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Lt.-Colonel Arthur J. Fremantle, Three Months in the Southern States, June, 1863. (search)
tel. After breakfasting, I started again for Augusta at 7 A. M. (174 miles); but the train had not we made up for it afterwards, and arrived at Augusta at 5.15 P. M. The country through Georgia so very common everywhere else. On reaching Augusta, I put up at the Planters'-house hotel, whichhan Tennessee. 7th June, 1863 (Sunday). Augusta is a city of 20,000 inhabitants; but its stre, who told me there were 2,000 volunteers in Augusta, regularly drilled and prepared to resist rairks here. My principal object in stopping at Augusta was to visit the powder manufactory and arsenbuild and to work the Government factories at Augusta, giving him carte blanche to act as he thoughed in the whole of the Southern States. The Augusta powder-mills and arsenal were then commenced, and skill of Colonel Rains. He told me that Augusta had been selected as a site for these works othe Government factory at Atlanta. I left Augusta at 7 P. M. by train for Charleston. My car w
Lt.-Colonel Arthur J. Fremantle, Three Months in the Southern States, July, 1863. (search)
iness, I sat down and had a long talk with General Pendleton (the parson), chief of artillery. He told me the exact number of guns in action yesterday. He said that the universal opinion is in favor of the 12-pounder Napoleon guns as the best and simplest sort of ordnance for field purposes. The Napoleon 12-pounders are smooth-bore brass guns, with chambers, very light, and with long range. They were invented or recommended by Louis Napoleon years ago. A large number are being cast at Augusta and elsewhere. Nearly all the artillery with this army has either been captured from the enemy or cast from old 6-pounders taken at the early part of the war. At 10 A. M. Lawley returned from headquarters, bringing the news that the army is to commence moving in the direction of Virginia this evening. This step is imperative from want of ammunition. But it was hoped that the enemy might attack during the day, especially as this is the 4th of July, and it was calculated that there was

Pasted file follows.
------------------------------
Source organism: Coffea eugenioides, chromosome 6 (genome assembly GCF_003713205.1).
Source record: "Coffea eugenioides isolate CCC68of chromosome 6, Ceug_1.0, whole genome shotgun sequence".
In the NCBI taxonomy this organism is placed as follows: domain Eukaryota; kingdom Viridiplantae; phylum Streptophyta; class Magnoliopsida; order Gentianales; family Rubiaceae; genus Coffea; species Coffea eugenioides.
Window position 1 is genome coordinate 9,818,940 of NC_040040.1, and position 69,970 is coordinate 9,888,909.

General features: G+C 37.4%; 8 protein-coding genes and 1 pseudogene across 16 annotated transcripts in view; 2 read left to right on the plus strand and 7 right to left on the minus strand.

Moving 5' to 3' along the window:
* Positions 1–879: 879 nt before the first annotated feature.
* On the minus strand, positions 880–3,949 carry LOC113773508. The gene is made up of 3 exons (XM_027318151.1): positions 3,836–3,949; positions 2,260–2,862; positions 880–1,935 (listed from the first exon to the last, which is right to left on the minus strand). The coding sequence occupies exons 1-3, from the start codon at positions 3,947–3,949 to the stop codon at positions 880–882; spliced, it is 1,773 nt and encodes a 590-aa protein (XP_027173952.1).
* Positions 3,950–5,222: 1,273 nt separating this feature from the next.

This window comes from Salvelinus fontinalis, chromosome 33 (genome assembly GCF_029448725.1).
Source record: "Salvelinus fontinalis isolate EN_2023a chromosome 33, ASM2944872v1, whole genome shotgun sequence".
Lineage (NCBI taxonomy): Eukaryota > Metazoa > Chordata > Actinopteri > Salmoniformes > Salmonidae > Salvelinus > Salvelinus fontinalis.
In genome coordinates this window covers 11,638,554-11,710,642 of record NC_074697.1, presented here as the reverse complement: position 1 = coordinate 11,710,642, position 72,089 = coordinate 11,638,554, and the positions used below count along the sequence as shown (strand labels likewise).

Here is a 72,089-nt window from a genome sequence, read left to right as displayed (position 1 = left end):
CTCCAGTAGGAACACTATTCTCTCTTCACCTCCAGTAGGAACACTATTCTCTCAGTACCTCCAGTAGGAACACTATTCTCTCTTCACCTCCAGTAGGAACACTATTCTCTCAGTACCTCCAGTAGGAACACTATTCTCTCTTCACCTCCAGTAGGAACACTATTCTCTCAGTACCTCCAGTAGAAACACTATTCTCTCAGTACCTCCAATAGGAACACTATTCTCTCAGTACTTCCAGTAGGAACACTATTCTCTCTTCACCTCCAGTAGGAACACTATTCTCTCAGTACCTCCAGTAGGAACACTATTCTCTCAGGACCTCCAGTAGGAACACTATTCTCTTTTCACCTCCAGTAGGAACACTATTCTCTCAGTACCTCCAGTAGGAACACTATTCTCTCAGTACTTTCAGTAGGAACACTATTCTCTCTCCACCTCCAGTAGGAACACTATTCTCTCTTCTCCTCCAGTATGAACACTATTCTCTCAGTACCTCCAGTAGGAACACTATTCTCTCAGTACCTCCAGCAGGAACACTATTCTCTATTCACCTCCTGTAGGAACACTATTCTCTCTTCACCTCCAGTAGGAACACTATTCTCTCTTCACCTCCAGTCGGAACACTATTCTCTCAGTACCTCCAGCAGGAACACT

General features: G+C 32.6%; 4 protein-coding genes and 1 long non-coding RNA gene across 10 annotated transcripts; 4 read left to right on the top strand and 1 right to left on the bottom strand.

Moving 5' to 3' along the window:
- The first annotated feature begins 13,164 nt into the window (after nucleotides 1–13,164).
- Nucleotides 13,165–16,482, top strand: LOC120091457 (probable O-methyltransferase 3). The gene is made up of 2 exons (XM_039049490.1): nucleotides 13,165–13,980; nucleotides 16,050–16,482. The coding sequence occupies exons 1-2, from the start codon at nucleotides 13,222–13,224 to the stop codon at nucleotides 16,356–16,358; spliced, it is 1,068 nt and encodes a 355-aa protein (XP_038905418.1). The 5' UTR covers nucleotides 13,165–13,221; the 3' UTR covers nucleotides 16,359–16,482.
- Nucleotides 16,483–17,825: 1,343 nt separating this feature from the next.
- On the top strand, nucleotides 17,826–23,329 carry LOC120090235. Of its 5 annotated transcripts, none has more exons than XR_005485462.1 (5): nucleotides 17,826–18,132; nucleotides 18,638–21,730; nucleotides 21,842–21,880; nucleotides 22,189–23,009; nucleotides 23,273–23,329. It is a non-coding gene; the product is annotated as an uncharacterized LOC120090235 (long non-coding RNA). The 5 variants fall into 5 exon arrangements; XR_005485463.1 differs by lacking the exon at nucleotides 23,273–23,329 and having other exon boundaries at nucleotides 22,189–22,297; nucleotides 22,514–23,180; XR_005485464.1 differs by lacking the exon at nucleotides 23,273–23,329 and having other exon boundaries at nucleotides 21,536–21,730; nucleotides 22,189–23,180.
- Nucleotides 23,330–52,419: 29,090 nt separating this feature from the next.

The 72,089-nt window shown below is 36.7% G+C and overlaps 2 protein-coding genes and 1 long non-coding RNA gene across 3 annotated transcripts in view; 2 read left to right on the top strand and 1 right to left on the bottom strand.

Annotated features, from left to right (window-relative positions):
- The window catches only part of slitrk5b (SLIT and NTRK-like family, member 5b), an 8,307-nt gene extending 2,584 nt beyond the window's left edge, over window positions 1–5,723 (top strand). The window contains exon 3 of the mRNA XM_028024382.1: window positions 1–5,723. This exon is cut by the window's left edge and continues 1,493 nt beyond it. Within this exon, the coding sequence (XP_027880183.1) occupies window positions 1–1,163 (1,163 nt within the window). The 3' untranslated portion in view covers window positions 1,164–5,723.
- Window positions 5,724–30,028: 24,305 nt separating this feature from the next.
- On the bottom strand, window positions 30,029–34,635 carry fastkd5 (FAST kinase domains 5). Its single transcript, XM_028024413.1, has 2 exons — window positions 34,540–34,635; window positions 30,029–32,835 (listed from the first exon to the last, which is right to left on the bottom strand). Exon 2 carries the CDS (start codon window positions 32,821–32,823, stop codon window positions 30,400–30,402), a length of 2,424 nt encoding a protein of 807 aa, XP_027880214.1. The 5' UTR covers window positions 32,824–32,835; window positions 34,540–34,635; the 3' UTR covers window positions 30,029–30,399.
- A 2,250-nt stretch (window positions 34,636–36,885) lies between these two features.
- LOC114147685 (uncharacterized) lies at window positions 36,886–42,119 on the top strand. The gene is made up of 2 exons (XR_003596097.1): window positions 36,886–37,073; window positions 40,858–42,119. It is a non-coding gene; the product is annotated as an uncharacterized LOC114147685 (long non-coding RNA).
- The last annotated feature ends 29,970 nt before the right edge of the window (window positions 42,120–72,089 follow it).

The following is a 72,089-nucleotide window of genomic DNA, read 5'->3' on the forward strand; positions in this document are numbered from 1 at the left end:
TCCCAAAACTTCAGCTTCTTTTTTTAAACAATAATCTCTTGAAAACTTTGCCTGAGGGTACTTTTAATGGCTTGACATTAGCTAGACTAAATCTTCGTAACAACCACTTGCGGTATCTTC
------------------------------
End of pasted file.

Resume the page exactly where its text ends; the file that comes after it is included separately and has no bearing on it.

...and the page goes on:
Lt.-Colonel Arthur J. Fremantle, Three Months in the Southern States, Postscript. (search)
dships of a military life. By these means, it is the opinion of the Confederates that they can keep their armies recruited up to their present strength for several years; and, if the worst comes to the worst, they can always fall back upon their negroes as the last resort; but I do not think they contemplate such a necessity as likely to arise for a considerable time. With respect to the supply of arms, cannon, powder, and military stores, the Confederates are under no alarm whatever. Augusta furnishes more than sufficient gunpowder; Atlanta, copper caps, &c. The Tredegar works at Richmond, and other foundries, cast more cannon than is wanted; and the Federal generals have always hitherto proved themselves the most indefatigable purveyors of artillery to the Confederate Government, for even in those actions which they claim as drawn battles or as victories, such as Corinth, Murfreesborough, and Gettysburg, they have never failed to make over cannon to the Southerners without ex